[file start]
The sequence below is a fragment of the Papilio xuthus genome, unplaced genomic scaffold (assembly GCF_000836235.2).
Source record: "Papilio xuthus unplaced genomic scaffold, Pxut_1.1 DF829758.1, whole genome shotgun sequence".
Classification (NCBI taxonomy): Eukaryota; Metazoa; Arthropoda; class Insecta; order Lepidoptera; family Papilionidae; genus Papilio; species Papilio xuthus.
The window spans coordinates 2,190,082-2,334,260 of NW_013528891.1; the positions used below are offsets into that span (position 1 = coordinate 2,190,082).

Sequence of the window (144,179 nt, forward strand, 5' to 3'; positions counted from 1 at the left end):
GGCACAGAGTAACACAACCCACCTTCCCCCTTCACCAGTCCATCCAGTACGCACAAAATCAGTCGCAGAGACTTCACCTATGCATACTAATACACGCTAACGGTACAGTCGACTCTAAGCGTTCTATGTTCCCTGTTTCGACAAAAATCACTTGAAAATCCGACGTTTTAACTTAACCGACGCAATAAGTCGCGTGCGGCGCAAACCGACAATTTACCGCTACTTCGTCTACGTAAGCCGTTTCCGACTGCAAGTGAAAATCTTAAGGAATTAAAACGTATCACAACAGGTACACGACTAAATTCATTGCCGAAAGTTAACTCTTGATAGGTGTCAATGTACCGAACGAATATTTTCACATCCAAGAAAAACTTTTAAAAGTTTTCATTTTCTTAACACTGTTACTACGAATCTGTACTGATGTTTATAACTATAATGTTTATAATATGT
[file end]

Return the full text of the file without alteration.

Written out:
The sequence below is a fragment of the Papilio xuthus genome, unplaced genomic scaffold (assembly GCF_000836235.2).
Source record: "Papilio xuthus unplaced genomic scaffold, Pxut_1.1 DF829758.1, whole genome shotgun sequence".
Classification (NCBI taxonomy): Eukaryota; Metazoa; Arthropoda; class Insecta; order Lepidoptera; family Papilionidae; genus Papilio; species Papilio xuthus.
The window spans coordinates 2,190,082-2,334,260 of NW_013528891.1; the positions used below are offsets into that span (position 1 = coordinate 2,190,082).

Sequence of the window (144,179 nt, forward strand, 5' to 3'; positions counted from 1 at the left end):
GGCACAGAGTAACACAACCCACCTTCCCCCTTCACCAGTCCATCCAGTACGCACAAAATCAGTCGCAGAGACTTCACCTATGCATACTAATACACGCTAACGGTACAGTCGACTCTAAGCGTTCTATGTTCCCTGTTTCGACAAAAATCACTTGAAAATCCGACGTTTTAACTTAACCGACGCAATAAGTCGCGTGCGGCGCAAACCGACAATTTACCGCTACTTCGTCTACGTAAGCCGTTTCCGACTGCAAGTGAAAATCTTAAGGAATTAAAACGTATCACAACAGGTACACGACTAAATTCATTGCCGAAAGTTAACTCTTGATAGGTGTCAATGTACCGAACGAATATTTTCACATCCAAGAAAAACTTTTAAAAGTTTTCATTTTCTTAACACTGTTACTACGAATCTGTACTGATGTTTATAACTATAATGTTTATAATATGT